Theories of System Coupling

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Reply Sat 7 Nov, 2009 12:36 pm
... with dynamic systems theory becoming more and more widespread in philosophy and science, old topics such as cybernetics, emergence, and downward causation are being dusted off and revisited ... DST discussions of downward causation seem to be leaning toward the idea that downward causation is precisely the constraints a whole places upon its parts by way of its dynamic organization of those parts (Alicia Juarrero) ... such constraints "select" (amplify?) one or more behaviors of a part over and above the behavioral repertoire of that part ... as I have not read Juarrero's work (only snippets of it in other works), I cannot really say if she elaborates just how such selection physically takes place, but I think that if she did that it would be of such importance that it would have been one of the quoted snippets ... the absence of such an elaboration screams for a theory of how organization selects behaviors ... other philosophical work appears to be taking steps toward that (Scott Kelso and David Engstrom) - the work on "coordination dynamics", the dynamics of coupled systems, where such couplings result not in fixed behaviors but rather in behavioral tendencies ... Kelso and Engstrom express this in a philosophy of the "complementary nature" - that is, when two systems couple the result is not a fixed combination of their behaviors but rather behavioral tendencies that roam the behavioral continuum that lies between the two ... while this looks like a step in the right direction, it still seems to be an incomplete accounting ... for example, look a water ... oxygen particles are dynamic systems with certain properties (flammability); hydrogen particles are dynamic systems with certain properties (flammability) ... according to the philosophy of the complementary nature, the coupling of oxygen systems with hydrogen systems should result in behavioral tendencies somewhere between the two, i.e., flammability ... however, this is obviously not the case ... so my current inclination is that a theory of system coupling needs to address the impacts that the coupling has upon the constituent systems ... these impacts would be the result of the enlistment of selected components from each system to enact the coupling ... and by being enlisted in the coupling, these components would no longer be (fully) available to the original systems - which implies that the original systems would no longer be the original systems! ... so on the one hand, if the components enlisted to enact the coupling were minor players in the behavior of the original systems, then we would see approximately what Kelso and Engstrom describe - the complementary nature (the whole is the sum of its parts) ... but on the other hand, if the components enlisted to enact the coupling were major players in the behavior of the original systems, then the resulting continuum of tendencies would be between two systems that are not the original systems (and could be wildly different from the original systems) ... so when oxygen systems and hydrogen systems couple together by sharing outer-shell electrons (which are known to be major players in the chemical behavior of the elements), the resulting continuum of tendencies has at one end a new system that use to be oxygen but is no longer, and at the other end a new system that used to be hydrogen but is no longer ... that the coupling between these systems has resulted in novel systems being introduced into the world (something-not-oxygen, and something-not-hydrogen) explains the emergence of the novel properties exhibited by the combined system (water) ... that the coupling between these systems has resulted in novel systems being introduced into the world (something-not-oxygen, and something-not-hydrogen) goes beyond what Juarrero ever conceived for downward causation, in that the constraints imposed by the combined system (that is, by the coupling) do not simply select or amplify one or more behaviors of a part over and above the behavioral repertoire of that part - it can actually change each part and introduce novel repertoires of behaviors! ... and all of this is "simply" a result of how it is that systems become coupled ... add cybernetic feedback into the fray (a system is in part its own cause), and things really get wild Smile ...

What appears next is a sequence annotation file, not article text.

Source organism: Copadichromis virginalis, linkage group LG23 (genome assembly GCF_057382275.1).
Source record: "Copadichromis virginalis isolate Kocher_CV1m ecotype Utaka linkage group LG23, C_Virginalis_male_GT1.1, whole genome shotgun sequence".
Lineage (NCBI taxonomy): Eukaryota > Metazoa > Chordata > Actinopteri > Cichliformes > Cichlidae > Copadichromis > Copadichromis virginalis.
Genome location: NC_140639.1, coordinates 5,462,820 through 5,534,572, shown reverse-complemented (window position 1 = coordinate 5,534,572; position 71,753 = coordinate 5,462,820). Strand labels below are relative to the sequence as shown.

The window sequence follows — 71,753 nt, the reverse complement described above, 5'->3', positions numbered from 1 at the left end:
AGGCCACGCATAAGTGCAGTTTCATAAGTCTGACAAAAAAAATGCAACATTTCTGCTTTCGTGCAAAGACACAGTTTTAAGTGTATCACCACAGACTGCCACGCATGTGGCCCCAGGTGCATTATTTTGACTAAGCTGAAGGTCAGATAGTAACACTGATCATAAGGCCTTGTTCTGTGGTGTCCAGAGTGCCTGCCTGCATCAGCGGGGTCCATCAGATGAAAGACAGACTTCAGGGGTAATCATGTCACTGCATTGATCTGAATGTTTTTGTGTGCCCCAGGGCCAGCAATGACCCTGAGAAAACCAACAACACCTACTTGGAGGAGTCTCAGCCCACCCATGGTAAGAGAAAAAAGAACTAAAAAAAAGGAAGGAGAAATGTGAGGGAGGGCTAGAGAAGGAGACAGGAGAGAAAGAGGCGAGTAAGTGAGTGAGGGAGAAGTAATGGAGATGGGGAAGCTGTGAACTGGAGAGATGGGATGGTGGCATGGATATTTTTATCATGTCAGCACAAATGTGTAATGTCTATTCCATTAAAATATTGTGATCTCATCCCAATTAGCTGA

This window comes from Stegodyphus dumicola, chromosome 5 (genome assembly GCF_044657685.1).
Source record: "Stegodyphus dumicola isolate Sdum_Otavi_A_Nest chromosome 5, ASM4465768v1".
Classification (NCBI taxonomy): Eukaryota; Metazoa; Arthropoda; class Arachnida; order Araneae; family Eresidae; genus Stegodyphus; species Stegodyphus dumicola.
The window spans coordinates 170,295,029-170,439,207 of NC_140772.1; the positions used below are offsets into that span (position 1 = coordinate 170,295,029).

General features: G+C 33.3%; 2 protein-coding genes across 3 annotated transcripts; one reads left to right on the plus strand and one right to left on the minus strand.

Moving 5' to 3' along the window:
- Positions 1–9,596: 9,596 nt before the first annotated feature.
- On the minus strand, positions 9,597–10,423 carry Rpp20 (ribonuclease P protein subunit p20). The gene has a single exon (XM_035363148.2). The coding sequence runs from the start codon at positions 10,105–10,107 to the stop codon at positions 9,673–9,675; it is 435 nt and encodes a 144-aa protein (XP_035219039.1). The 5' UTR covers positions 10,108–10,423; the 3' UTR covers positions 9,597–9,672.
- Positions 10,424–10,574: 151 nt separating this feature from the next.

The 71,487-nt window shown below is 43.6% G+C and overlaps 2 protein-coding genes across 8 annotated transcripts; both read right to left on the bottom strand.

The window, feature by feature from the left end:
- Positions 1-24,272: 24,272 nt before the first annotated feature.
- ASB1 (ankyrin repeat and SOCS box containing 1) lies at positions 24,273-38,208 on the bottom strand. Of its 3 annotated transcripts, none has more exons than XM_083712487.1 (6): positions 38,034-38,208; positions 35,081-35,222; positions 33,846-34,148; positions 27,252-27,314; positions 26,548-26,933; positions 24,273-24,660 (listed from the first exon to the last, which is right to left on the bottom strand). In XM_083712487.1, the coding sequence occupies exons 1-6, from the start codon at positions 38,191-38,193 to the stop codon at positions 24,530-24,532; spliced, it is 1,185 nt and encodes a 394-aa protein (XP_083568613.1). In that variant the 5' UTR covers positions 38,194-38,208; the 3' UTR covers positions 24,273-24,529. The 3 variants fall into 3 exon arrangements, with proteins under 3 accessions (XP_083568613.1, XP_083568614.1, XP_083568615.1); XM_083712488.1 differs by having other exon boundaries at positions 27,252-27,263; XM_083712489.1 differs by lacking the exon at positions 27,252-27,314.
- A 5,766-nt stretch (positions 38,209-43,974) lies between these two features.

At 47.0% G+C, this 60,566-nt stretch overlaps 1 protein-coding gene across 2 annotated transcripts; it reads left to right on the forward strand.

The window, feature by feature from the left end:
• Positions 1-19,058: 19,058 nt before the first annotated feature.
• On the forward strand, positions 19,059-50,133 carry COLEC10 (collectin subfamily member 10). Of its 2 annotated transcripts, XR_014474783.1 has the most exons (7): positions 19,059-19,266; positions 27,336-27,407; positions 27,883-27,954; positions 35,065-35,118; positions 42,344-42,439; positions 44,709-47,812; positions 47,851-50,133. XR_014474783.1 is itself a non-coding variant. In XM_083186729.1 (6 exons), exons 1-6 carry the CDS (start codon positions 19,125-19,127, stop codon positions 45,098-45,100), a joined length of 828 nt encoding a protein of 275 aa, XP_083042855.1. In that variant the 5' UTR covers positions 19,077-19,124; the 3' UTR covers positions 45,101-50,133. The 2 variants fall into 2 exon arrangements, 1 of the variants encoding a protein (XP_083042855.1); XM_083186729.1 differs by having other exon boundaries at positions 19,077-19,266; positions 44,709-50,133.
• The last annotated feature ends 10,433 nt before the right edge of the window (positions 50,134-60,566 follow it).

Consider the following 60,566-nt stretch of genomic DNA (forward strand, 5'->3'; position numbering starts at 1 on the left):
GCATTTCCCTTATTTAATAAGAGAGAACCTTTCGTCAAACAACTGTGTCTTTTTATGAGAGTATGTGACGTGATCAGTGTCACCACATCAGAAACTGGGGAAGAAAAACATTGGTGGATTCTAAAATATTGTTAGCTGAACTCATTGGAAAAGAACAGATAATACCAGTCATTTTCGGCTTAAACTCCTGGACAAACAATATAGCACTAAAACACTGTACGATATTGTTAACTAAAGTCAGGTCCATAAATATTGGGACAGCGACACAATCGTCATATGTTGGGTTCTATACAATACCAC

Anyhoo, where I'm going with this is that, being relatively new to wading into philosophical waters, I was wondering if anyone out there is familiar with any existing philosophical theories that could be construed as "Theories of System Coupling" ???
 
 

 
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